Arthritis Rheum. 2009 Aug;60(8):2284-93
Authors: Muhammad K, Roll P, Einsele H, DÃ¶rner T, Tony HP
OBJECTIVE: Transient B cell depletion by rituximab has been used with clinical efficacy in the treatment of patients with rheumatoid arthritis (RA). Previous studies of B cell repopulation have shown long-term numerical reduction in memory B cells. Non-class-switched IgD+CD27+ memory B cells, in particular, repopulate slowly. This study was undertaken to determine whether mutational acquisition in individual B cell receptors in repopulating class-switched and non-class-switched memory B cells is affected by rituximab. METHODS: Cells obtained from 16 RA patients, 4 healthy donors, and 3 patients who underwent allogeneic stem cell transplantation (ASCT) were analyzed using single B cell sorting followed by nested polymerase chain reaction and Ig V(H)3 sequencing. RESULTS: There was a delayed acquisition of mutations in Ig receptors of IgD+ memory B cells over a period of 6 years after a single course of rituximab. One year after rituximab treatment, 84% of single repopulating IgD+CD27+ B cells were unmutated, and no highly mutated Ig receptors were found (compared with 52% before therapy). Over time, increasing numbers of mutations were detected. Even 6 years after rituximab treatment, however, mutations in IgD+ memory B cells were still significantly reduced. In contrast, class-switched memory B cells repopulated with quantitatively normal mutations. In comparison, in patients undergoing ASCT, IgD+ memory cells repopulated earlier with higher mutations in Ig receptors. CONCLUSION: Our data suggest that IgD+ memory B cells are particularly susceptible to the effects of rituximab, with delayed acquisition of mutations in their Ig receptors still evident 6 years after a single course of rituximab. Our findings indicate that these cells have different requirements for mutational acquisition compared with class-switched memory B cells.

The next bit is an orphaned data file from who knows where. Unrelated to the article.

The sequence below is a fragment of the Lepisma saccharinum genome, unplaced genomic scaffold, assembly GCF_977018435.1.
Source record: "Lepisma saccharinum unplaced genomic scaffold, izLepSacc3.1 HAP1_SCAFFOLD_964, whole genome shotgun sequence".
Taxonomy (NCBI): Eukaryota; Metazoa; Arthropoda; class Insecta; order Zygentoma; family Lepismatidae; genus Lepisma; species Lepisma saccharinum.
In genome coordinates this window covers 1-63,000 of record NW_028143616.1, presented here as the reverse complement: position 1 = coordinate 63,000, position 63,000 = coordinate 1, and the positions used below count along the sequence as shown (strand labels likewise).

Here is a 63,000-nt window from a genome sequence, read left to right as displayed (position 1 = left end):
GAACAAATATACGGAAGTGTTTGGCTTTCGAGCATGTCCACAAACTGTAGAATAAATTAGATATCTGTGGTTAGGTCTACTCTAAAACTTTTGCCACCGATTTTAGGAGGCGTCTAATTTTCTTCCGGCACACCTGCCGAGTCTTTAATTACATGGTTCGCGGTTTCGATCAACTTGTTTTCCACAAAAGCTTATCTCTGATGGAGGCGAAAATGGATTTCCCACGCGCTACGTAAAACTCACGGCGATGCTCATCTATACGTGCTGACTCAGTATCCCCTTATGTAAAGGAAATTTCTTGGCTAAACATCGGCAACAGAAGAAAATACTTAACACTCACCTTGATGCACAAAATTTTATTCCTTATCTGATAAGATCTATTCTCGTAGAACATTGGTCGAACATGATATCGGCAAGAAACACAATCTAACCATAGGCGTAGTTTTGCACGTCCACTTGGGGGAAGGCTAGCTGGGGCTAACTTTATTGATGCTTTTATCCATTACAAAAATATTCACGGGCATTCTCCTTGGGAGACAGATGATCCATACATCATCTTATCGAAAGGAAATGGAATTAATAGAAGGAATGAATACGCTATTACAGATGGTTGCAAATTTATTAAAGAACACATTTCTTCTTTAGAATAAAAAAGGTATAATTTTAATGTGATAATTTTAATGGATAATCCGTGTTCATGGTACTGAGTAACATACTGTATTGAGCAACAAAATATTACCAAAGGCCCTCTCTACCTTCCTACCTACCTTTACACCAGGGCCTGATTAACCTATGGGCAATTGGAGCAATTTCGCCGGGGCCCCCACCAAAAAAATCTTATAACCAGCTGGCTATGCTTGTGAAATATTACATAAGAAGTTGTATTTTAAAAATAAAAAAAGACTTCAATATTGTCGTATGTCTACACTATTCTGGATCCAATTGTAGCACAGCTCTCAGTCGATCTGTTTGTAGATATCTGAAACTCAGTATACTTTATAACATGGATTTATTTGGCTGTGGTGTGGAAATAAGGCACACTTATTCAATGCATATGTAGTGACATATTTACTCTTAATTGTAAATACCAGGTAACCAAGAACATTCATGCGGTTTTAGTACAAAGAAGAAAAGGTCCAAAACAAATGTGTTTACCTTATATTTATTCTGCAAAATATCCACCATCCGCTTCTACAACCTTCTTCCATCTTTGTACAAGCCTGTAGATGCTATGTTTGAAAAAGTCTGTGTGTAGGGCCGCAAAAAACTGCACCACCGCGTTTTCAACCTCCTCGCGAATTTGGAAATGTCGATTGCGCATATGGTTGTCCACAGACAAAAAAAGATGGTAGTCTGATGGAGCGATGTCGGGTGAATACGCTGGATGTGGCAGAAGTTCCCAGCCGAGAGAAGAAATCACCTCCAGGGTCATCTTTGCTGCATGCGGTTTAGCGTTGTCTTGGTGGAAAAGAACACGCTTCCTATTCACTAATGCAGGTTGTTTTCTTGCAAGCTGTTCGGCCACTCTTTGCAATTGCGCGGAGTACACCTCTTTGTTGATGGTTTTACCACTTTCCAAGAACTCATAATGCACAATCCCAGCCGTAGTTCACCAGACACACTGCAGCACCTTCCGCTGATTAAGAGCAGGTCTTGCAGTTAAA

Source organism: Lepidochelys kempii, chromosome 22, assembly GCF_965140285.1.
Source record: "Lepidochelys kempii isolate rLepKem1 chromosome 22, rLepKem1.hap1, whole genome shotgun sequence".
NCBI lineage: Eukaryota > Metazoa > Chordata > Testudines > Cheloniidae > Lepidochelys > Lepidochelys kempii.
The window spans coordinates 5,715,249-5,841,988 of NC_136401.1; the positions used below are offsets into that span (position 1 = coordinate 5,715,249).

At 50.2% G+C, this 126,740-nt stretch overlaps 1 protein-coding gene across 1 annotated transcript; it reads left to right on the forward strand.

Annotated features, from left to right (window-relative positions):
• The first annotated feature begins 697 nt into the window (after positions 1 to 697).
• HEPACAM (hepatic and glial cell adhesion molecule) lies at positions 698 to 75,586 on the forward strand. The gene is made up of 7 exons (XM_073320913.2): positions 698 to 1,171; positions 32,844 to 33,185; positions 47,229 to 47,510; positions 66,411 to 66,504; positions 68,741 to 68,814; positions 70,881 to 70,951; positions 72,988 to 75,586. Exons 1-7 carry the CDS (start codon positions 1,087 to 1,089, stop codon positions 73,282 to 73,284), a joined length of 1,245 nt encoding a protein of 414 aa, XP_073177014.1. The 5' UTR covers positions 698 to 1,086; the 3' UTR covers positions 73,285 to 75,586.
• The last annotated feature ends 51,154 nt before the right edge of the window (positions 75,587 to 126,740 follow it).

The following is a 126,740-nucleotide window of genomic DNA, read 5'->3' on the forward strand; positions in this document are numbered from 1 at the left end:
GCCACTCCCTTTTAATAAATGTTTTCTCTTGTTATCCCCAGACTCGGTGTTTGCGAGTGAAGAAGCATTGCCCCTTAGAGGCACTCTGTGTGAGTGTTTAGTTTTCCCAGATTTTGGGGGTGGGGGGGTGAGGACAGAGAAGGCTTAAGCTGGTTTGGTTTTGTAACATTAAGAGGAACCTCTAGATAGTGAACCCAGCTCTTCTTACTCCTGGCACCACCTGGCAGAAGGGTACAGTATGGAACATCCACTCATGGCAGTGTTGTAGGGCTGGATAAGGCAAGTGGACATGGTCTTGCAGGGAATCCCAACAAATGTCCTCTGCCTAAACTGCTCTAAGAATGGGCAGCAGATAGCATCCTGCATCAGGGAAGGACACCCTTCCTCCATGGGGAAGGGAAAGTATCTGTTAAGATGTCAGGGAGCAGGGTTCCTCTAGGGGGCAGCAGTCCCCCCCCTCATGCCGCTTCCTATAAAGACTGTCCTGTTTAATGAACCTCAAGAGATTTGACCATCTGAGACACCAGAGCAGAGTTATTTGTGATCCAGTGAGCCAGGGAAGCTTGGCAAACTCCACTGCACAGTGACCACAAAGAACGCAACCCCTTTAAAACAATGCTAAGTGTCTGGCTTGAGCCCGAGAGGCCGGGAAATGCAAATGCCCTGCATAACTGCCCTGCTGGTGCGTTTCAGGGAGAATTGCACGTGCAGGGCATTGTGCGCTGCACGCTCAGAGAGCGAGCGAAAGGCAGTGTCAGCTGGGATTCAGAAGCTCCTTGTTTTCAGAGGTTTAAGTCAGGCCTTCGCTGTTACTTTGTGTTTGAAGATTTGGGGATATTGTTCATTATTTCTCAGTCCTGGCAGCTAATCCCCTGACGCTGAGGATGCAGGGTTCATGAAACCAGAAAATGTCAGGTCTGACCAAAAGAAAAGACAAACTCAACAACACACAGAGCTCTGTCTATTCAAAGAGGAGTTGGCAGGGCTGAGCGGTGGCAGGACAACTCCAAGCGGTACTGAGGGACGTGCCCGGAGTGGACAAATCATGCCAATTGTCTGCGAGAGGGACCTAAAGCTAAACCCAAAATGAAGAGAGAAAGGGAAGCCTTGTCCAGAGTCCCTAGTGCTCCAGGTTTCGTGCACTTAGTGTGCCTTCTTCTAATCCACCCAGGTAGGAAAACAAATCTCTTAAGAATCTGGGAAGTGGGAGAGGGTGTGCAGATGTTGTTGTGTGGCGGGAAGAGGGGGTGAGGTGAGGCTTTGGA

PMID: 19644860 [PubMed – indexed for MEDLINE]